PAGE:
The omicron variant puts the world in a ‘race against time’

(CNN) — The world is in a “race against time” with the omicron variant of the coronavirus, European Commission President Ursula von der Leyen said on Sunday.

“We take this omicron variant very seriously and we know that we are in a race against time,” he said during a visit to Latvia. There, Von der Leyen warned that it will take weeks for vaccine scientists and manufacturers to fully understand the new variant.

New omicron variant: what do we know so far? 1:36

As more cases are identified and governments around the world mobilize to respond to omicron, an urgent meeting of G7 health ministers will be convened on Monday, the UK said. The British government also announced new national public health rules on Sunday requiring face covering in stores and on public transport starting this week.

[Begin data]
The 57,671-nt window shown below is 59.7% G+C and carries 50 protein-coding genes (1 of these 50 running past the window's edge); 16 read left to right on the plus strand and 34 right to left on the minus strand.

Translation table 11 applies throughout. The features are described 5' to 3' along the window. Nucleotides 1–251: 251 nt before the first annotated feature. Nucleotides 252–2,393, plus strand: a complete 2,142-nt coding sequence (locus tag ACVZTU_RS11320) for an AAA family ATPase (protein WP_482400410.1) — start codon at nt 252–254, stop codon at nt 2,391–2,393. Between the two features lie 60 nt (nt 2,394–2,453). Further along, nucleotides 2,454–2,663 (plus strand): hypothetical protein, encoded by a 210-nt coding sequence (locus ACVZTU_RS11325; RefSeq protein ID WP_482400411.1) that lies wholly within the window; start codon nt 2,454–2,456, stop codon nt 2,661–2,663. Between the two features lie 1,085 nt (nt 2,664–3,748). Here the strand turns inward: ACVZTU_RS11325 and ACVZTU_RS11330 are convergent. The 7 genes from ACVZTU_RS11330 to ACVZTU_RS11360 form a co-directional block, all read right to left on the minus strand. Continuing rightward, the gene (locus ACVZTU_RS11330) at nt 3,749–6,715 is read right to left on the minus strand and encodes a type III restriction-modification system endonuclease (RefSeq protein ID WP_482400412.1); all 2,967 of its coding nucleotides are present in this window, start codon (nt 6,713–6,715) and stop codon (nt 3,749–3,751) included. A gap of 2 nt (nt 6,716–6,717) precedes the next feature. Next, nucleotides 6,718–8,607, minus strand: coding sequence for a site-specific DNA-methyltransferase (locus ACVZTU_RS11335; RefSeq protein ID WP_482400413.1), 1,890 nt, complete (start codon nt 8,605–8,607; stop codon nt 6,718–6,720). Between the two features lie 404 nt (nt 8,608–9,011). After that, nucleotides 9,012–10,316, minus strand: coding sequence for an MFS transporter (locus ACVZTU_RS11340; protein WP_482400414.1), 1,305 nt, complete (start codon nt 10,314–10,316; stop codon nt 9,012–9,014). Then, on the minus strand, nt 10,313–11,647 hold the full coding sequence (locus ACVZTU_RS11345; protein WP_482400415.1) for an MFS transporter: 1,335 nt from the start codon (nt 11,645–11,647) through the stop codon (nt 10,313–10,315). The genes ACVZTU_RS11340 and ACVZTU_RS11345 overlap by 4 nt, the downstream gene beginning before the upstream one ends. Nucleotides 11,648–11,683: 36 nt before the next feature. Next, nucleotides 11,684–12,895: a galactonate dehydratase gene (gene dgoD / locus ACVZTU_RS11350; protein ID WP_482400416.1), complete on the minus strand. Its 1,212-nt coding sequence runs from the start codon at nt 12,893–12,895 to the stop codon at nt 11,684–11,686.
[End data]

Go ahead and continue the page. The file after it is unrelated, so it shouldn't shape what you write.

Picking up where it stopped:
Where omicron has been identified

Ómicron was first identified by scientists in South Africa, who raised the alarm about its unusually high number of mutations on Thursday. Since then, at least a dozen more have confirmed cases of the new strain, and several others have reported suspicious cases.

Apart from South Africa, the variant has been found in Botswana, Belgium, Canada, Australia, the Netherlands, Denmark, the United Kingdom, Germany, Israel, Italy, the Czech Republic, and Hong Kong.